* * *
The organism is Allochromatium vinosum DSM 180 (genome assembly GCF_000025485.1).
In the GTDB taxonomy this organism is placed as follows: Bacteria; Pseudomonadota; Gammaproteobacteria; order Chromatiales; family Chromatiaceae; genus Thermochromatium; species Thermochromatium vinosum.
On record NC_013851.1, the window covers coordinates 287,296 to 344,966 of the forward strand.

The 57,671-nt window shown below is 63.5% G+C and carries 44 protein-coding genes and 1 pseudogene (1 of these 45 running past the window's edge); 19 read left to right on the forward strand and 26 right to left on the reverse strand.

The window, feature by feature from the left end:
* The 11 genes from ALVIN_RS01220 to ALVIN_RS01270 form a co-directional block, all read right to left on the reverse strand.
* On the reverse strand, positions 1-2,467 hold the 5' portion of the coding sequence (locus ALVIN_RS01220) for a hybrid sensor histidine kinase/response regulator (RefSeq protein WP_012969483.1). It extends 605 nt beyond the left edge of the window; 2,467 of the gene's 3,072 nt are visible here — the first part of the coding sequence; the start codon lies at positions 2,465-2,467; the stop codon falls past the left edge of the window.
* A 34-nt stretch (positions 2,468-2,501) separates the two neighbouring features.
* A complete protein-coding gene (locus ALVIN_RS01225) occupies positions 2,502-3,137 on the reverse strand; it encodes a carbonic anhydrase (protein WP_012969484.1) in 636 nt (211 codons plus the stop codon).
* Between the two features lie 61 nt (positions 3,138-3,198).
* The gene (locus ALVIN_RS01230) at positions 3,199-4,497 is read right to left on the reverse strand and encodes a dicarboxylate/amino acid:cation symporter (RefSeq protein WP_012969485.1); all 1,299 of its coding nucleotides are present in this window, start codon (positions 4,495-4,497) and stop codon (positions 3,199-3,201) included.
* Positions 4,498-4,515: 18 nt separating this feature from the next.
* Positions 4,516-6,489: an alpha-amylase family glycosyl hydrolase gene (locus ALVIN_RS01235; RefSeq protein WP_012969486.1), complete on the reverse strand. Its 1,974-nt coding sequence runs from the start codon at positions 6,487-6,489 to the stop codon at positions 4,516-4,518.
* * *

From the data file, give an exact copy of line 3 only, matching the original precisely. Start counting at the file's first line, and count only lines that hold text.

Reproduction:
On record NC_013851.1, the window covers coordinates 287,296 to 344,966 of the forward strand.